Looking for a healthier Halloween appetizer? These Halloween Deviled eggs are the perfect party food or fun Fall snack . Eggs are hard boiled, halved and filled with a creamy mayo, mustard mix. Made complete by a creepy crackle effect. Simple, spooky but oh so scrummy.
While some may argue Halloween is all about the candy, our buffet tables are often screaming for savory. That’s where these Halloween Deviled Eggs come in. I craved a savory snack that could be made quickly but leave a lasting impression. Thankfully, this recipe is not only a great spooky treat treat for the taste buds but a feast for the eyes too at your next Halloween party.
Traditionally, Deviled eggs – also referred to as dressed eggs or stuffed eggs – are hard-boiled, halved and filled with a swirl of egg yolk, mayo, and mustard. The term “deviled” refers to the added spice such as cayenne or paprika which gives these appetizers a hot kick.
I’ve taken this traditional recipe and given it a monstrous makeover (with a teeny bit of extra effort) for the spooky season. With a creepy crackled effect that looks complex, but is surprisingly easy to master. Some say the pattern is similar to spider webs, for others they are reminded of veins on an eyeball. Either way, gruesome stuff.
This combined with the delicious filling makes an overall show-stopping snack that’s packed with protein and flavor. Serve alongside my other easy halloween appetizers- Halloween Jalapeno mummies and my pumpkin cheese ball to prove Halloween can celebrate savory treats too.
WHY WE LOVE THIS HALLOWEEN DEVILED EGGS
- Healthier Halloween treat – While I’ll never complain about cake and candy, a healthier Halloween treat is always a refreshing welcome to your buffet table.
- Easy – It’s no secret this time of year can feel chaotic so this fuss free recipe with simple ingredients will save some serious stress.
- Customizable – There are endless ways to customize the appearance and taste of these Halloween Deviled eggs. Whether you experiment with food color, or play around with filling flavor they are super simple to tailor to your tastes.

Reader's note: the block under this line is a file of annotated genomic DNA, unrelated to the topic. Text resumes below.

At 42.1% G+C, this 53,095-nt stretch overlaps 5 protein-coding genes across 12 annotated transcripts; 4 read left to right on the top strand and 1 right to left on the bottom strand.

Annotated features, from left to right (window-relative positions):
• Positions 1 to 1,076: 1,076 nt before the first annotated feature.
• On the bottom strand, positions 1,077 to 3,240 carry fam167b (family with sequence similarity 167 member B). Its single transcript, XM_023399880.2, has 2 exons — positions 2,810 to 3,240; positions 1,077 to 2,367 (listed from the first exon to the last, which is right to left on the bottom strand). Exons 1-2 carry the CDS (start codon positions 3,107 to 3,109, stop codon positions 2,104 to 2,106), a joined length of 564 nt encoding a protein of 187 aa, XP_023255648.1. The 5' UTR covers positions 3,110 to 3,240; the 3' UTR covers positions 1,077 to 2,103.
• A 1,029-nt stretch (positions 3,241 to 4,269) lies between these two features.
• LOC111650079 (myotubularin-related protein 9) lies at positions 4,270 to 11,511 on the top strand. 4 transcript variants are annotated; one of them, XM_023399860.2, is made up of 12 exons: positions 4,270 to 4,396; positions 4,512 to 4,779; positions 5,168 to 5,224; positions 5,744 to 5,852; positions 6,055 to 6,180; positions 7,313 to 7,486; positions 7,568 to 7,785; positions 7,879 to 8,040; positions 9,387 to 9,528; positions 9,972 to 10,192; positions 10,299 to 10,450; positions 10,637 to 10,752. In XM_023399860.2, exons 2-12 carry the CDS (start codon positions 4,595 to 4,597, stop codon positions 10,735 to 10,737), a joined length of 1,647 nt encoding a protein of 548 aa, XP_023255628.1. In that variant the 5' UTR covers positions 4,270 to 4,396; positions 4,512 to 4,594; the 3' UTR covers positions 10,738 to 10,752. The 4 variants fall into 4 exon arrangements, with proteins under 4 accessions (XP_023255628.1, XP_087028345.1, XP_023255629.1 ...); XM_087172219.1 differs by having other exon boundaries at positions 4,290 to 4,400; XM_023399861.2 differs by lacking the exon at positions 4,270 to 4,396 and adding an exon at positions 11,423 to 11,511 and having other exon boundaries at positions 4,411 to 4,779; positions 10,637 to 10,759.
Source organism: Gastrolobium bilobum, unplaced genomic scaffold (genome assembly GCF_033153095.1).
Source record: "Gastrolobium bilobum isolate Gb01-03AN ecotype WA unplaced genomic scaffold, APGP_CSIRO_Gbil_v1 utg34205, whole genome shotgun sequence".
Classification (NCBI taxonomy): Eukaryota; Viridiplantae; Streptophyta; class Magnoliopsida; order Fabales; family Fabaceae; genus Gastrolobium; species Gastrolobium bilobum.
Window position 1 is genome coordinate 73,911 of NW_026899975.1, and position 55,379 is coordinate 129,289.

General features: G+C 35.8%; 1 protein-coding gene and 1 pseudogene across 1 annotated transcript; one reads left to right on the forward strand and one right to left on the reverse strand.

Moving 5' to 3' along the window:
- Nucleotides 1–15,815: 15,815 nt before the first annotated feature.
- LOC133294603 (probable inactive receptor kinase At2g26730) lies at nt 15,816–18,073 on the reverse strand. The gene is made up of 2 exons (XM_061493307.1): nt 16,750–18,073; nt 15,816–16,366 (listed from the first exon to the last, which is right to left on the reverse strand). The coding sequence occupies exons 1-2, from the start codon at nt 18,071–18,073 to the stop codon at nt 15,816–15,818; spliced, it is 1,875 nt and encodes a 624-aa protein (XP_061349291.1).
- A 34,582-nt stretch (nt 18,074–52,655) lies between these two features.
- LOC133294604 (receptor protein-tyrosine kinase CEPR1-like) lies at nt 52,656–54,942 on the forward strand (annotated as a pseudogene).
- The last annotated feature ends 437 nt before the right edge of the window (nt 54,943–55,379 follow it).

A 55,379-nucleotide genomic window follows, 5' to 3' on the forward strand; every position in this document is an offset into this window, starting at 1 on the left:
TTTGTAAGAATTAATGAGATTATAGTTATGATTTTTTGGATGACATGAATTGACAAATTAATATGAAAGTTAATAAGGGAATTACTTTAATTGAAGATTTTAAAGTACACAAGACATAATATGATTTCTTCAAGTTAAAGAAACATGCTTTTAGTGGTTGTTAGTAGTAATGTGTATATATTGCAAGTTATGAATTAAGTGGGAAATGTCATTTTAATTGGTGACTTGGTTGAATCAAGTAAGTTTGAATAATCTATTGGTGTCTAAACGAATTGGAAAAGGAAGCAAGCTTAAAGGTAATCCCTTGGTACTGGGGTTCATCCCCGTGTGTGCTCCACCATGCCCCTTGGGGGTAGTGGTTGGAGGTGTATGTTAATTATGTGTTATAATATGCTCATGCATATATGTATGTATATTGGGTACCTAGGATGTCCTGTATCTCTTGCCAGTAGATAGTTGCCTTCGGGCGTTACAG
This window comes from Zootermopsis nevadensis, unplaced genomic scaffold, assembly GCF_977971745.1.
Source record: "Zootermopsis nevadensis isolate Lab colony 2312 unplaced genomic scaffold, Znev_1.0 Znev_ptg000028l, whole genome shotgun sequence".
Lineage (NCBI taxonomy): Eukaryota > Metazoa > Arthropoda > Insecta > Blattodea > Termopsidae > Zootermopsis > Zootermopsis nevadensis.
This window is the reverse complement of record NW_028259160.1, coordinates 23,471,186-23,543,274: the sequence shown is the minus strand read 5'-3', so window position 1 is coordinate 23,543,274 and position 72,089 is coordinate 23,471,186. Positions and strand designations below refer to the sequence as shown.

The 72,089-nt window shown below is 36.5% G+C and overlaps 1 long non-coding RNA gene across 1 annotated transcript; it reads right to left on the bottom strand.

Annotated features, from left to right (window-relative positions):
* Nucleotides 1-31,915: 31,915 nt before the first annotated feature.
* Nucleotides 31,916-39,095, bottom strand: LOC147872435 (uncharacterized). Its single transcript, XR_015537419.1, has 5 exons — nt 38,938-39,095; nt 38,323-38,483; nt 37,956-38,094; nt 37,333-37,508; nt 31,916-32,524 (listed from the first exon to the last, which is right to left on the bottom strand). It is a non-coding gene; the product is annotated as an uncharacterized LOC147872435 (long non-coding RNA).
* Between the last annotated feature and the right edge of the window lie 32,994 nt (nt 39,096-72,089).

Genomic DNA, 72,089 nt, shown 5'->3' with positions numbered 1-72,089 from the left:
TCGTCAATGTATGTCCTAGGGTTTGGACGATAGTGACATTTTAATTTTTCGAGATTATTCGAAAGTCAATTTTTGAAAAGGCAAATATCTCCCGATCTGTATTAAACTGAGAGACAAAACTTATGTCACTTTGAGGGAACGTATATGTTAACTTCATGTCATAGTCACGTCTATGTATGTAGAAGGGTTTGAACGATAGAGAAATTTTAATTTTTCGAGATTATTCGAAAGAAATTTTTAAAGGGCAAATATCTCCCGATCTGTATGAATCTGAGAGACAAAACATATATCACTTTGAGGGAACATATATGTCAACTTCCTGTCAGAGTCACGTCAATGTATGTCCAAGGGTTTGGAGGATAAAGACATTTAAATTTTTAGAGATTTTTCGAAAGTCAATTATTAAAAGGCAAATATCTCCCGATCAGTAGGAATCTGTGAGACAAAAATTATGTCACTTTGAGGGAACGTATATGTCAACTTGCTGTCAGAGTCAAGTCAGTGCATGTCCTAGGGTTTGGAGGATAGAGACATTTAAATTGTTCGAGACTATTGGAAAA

- Serve all year round – Skip the crackle effect and these Deviled eggs can be served all year round. This egg recipe is perfect as an Easter appetizer, Summer picnics or lunchbox snacks. I've even made them for my son's Dinosaur party and they were a HUGE hit!
- Black food coloring
- White vinegar
- Dijon mustard
- Tabasco sauce
- Ground black pepper
- Fresh chives
- Green onions for garnish
SUBSTITUTIONS AND ADDITIONS
- Freedom with the filling – One of the many reasons I love these Halloween Deviled eggs is that the filling can be tailored to your taste (and budget!) You can literally use up whatever you have in the refrigerator, so don’t sweat if you don’t have all the ingredients you can sub with something else. Ideas include chopped gherkins, tomato, cheddar, blue cheese or Avocado. You could also add some extra protein to the filling such as smoked salmon or chicken.
- Turn up the heat – I used tabasco as my “deviled” element, however feel free to use whatever you have to hand. Popular additions include Hot sauce, Wasabi, chillis, jalapeños or sriracha, or spicy mustard.
- Mayonnaise- I feel mayonnaise adds a richness to the filling but if you’d rather skip it or can't eat it, you could substitute it for cream cheese or sour cream.
- Food coloring fun – Although I’ve used black only for this recipe, you could divide your eggs and use other crackle colors on the egg shells such as red or purple. Alongside adding the food color for the crackle effect you could also experiment with coloring the filling. Add green food coloring for a “rotten” green goo look, or red for extra spooky vibes.
- Toppings – If you have some spare time on your hands you could take these Halloween Deviled eggs a step further and top with spiders using sliced olives or devil horns with pepper pieces.
- Add an Olive Spider- To make extra spooky treats, slice up some black olives or use sliced olives to make spiders on top of the egg yolk mixture. Simply place a whole olive in the center, then add the sliced olive legs.
RECOMMENDED TOOLS TO MAKE THIS RECIPE
- Saucepan with lid
- Measuring cups
- Ziplock bag
- Small spoon
- Slotted spoon
- Small sharp knife
- Piping bag + Nozzle
HOW TO MAKE THIS HALLOWEEN DEVILED EGGS
These impressive appetizers are surprisingly simple to put together. Once you cook your eggs you steep the hard boil eggs in food color, before slicing and filling. You could even get the kids involved for a fun activity on a drizzly Fall day.
1. Start by adding the eggs to a medium sized saucepan then cover with cold water. About 1 to 2 inches above the eggs.
2. Place the pan over medium-high heat and bring it to a boil.
3. Once boiling, turn off the heat, cover and let sit for 10-12 minutes.
4. Drain the eggs then rinse under cold water to stop any further cooking.
5. Gently crack the eggs all around, but do not remove the shell.
PRO TIP: I find the easiest way to crack the shell is by tapping the eggs gently on the counter or with a spoon. Tap in random spots for the best crackle effect.
6. Place 2 cups water, 5-6 drops of black food coloring, and vinegar in a large ziplock bag or bowl.
7. Place the cooked/cracked eggs in the liquid and let steep overnight in the refrigerator.
8. Once the eggs have steeped, gently remove then peel and discard the shells.
PRO TIP: Remove the eggs using a slotted spoon or tongs to prevent black fingertips.
9. Using a sharp knife, halve the eggs lengthwise, then carefully scoop out the yolks.